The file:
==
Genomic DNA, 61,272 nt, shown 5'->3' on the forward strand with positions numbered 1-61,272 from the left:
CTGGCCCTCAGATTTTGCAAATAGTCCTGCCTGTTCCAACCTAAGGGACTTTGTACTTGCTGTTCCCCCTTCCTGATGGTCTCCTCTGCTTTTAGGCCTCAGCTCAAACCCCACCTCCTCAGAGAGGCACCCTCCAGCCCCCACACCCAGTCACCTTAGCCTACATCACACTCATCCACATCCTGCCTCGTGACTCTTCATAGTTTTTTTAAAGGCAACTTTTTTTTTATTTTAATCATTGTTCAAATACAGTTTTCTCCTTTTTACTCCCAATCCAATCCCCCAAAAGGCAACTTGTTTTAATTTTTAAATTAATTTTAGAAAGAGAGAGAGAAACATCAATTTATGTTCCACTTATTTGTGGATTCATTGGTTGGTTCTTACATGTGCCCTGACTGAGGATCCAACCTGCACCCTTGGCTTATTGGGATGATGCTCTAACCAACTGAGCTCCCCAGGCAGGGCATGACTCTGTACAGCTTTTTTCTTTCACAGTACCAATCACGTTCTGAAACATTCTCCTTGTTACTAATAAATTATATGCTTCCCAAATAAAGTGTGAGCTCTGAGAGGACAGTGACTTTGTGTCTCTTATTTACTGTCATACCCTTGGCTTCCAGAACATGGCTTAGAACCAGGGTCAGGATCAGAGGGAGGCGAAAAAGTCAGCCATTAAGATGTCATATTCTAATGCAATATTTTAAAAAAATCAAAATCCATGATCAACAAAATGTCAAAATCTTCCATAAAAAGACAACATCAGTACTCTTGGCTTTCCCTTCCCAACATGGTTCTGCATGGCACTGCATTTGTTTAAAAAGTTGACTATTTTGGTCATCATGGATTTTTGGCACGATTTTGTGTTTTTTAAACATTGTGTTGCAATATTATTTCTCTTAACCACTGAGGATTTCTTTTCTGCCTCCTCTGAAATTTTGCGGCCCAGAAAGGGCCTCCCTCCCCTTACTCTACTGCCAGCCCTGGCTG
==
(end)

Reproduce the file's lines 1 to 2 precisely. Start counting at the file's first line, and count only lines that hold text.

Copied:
Genomic DNA, 61,272 nt, shown 5'->3' on the forward strand with positions numbered 1-61,272 from the left:
CTGGCCCTCAGATTTTGCAAATAGTCCTGCCTGTTCCAACCTAAGGGACTTTGTACTTGCTGTTCCCCCTTCCTGATGGTCTCCTCTGCTTTTAGGCCTCAGCTCAAACCCCACCTCCTCAGAGAGGCACCCTCCAGCCCCCACACCCAGTCACCTTAGCCTACATCACACTCATCCACATCCTGCCTCGTGACTCTTCATAGTTTTTTTAAAGGCAACTTTTTTTTTATTTTAATCATTGTTCAAATACAGTTTTCTCCTTTTTACTCCCAATCCAATCCCCCAAAAGGCAACTTGTTTTAATTTTTAAATTAATTTTAGAAAGAGAGAGAGAAACATCAATTTATGTTCCACTTATTTGTGGATTCATTGGTTGGTTCTTACATGTGCCCTGACTGAGGATCCAACCTGCACCCTTGGCTTATTGGGATGATGCTCTAACCAACTGAGCTCCCCAGGCAGGGCATGACTCTGTACAGCTTTTTTCTTTCACAGTACCAATCACGTTCTGAAACATTCTCCTTGTTACTAATAAATTATATGCTTCCCAAATAAAGTGTGAGCTCTGAGAGGACAGTGACTTTGTGTCTCTTATTTACTGTCATACCCTTGGCTTCCAGAACATGGCTTAGAACCAGGGTCAGGATCAGAGGGAGGCGAAAAAGTCAGCCATTAAGATGTCATATTCTAATGCAATATTTTAAAAAAATCAAAATCCATGATCAACAAAATGTCAAAATCTTCCATAAAAAGACAACATCAGTACTCTTGGCTTTCCCTTCCCAACATGGTTCTGCATGGCACTGCATTTGTTTAAAAAGTTGACTATTTTGGTCATCATGGATTTTTGGCACGATTTTGTGTTTTTTAAACATTGTGTTGCAATATTATTTCTCTTAACCACTGAGGATTTCTTTTCTGCCTCCTCTGAAATTTTGCGGCCCAGAAAGGGCCTCCCTCCCCTTACTCTACTGCCAGCCCTGGCTG